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dc.contributor.authorMunachitombwe, Operance Muyabala
dc.date.accessioned2012-08-08T11:09:33Z
dc.date.available2012-08-08T11:09:33Z
dc.date.issued2012-08-08
dc.identifier.urihttp://dspace.unza.zm/handle/123456789/1592
dc.description.abstractThere is increasing interest in assessing the medical manpower needs of Zambia. If doctors, who graduate in Zambia are to remain in the country they will need to have their career aspirations met.Objective: To assess the career aspirations of Zambian Medical Graduates and the training needs for District Health Systems.Design: A descriptive cross sectional study using a structured self administered closed and open ended questioimaire and focus group discussion were undertaken from November 1996 to February 1997.Setting: The UNZA Medical School, Two Tertiary Internship Training hospitals, 61 District hospitals and Chainama College of Health Sciences were the setting for this study.Subjects: A total of 85 repondents; 36 final year Medical Students (group 1), 27 Junior and Senior Resident Medical Officers at Ndola and Kitwe Central hospitals (group 2), and 22 District Medical Officers (group 3)responded to the questionnaire. In addition a Focus Group discussion of 11 people composed of four lecturers and seven final year students at Chainama College was conducted.Main Outcome/Measures: The study sought to find out the Career choices and factors influencing them. Zambia's health needs, Training for District Hospitals, Preference of where to work. Finally respondents were requested to give their opinion of the M.Med (DHS) programme.Results: About a third (36.1%) of medical students were interested in Internal Medicine, 44.4% Resident doctors were interested in Obstetrics & Gynaecology, while just over half (54.6%)) of District Medical Officers were interested in Surgery and Public Health. The overall factors influencing career choices were personal interest and hope for job satisfaction.About two thirds (64.6%) of the respondents perceived that Ignorance and the alleviation of poverty were leading to the main health needs of Zambia. Three quarters (72.2%) of group 1 92.0% of group 2 and 86.4% of group 3 considered Public Health and hospital based General Practice as the appropriate specialization for district hospital medicine. More than two thirds (66.6%) of the medical students and nearly half (48.1%)) of the resident doctors would prefer to work in Tertiary hospitals while 63.6%) of District Medical Officers would prefer working in Secondary Care hospitals. More than half (55.5%>), while 87.7%o and 81.3%) of groups 1, 2 and 3 respectively indicated that the M.Med (DHS) course was good for Zambia and supported the Health Reforms emphasis on the district.Conclusion: The study found out that most Zambian medical graduates would like to be specialists working in Tertiary health care hospitals for personal interest and job satisfaction. This is despite their indication that Zambia's health needs were essential health care/primary health care which can cost effectively be dealth with at primary and secondary health care levels. The M.med (DHS) course was considered to be good for Zambia and it supports the Health Reforms.The study recommends that specific policies be agreed upon by the Ministry of Health and UNZA School of Medicine to train medical doctors for the health needs of Zambia and set up or make available a National Medical Manen_US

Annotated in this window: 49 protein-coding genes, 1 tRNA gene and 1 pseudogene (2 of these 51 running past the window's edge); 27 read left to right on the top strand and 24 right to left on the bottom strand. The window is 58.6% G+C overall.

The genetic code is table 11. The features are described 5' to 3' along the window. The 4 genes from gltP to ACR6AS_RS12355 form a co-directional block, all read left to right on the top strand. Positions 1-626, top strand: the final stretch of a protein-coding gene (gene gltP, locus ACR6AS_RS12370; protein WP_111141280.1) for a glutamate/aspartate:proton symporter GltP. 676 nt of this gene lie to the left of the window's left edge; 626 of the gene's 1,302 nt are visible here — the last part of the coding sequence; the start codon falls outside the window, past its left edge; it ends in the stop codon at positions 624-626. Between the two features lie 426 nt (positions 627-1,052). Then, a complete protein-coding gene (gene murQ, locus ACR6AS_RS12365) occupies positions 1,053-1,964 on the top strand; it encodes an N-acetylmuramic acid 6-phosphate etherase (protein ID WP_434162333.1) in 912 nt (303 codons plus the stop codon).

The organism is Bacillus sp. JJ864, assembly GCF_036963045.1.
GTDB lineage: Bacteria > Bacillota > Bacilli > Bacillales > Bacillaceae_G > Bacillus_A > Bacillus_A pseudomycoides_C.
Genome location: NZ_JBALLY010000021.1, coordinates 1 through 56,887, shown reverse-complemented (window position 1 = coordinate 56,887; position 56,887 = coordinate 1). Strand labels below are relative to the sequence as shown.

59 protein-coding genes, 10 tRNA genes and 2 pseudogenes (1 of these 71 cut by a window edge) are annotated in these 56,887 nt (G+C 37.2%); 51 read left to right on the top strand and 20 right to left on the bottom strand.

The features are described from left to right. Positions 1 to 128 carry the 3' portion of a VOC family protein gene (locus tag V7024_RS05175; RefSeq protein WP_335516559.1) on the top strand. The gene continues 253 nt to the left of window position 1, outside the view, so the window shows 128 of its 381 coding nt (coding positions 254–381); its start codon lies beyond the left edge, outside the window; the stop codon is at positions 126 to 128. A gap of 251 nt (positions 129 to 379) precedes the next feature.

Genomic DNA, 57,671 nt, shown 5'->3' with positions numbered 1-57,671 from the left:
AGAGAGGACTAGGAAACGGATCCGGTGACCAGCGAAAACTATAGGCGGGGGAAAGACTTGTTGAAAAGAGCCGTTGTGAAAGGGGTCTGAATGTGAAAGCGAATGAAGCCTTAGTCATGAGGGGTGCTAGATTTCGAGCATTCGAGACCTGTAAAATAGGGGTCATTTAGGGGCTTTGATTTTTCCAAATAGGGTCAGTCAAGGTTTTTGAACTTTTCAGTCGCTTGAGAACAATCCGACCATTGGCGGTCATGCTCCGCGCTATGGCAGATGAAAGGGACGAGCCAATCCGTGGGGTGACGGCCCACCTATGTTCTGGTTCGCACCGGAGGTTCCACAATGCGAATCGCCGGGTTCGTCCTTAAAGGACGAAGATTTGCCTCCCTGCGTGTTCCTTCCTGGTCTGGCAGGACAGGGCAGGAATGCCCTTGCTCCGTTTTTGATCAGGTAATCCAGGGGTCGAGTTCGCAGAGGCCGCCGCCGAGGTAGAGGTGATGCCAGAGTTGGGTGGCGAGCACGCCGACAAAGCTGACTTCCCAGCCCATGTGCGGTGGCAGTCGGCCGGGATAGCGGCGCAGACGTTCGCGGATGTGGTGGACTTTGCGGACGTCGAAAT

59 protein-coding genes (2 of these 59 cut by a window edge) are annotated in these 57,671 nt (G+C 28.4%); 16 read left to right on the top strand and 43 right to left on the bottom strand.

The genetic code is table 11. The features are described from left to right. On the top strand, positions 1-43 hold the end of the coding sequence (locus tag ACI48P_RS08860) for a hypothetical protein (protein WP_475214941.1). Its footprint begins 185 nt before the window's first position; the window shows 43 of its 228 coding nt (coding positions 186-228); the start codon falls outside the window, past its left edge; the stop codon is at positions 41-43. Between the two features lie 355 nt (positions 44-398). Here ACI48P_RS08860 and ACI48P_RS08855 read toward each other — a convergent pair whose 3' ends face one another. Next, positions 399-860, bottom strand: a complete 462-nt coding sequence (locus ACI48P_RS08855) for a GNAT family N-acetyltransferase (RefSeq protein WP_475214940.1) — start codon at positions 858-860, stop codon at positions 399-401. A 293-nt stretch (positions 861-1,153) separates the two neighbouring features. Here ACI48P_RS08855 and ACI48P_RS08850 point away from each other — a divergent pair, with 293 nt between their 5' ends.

dc.language.isoenen_US
dc.subjectCareer Aspirations for Medical Graduatesen_US
dc.subjectPublic Healthen_US
dc.titleCareer Aspirations of Zambia Medical Graduates Training for District Health Systemsen_US
dc.typeThesisen_US


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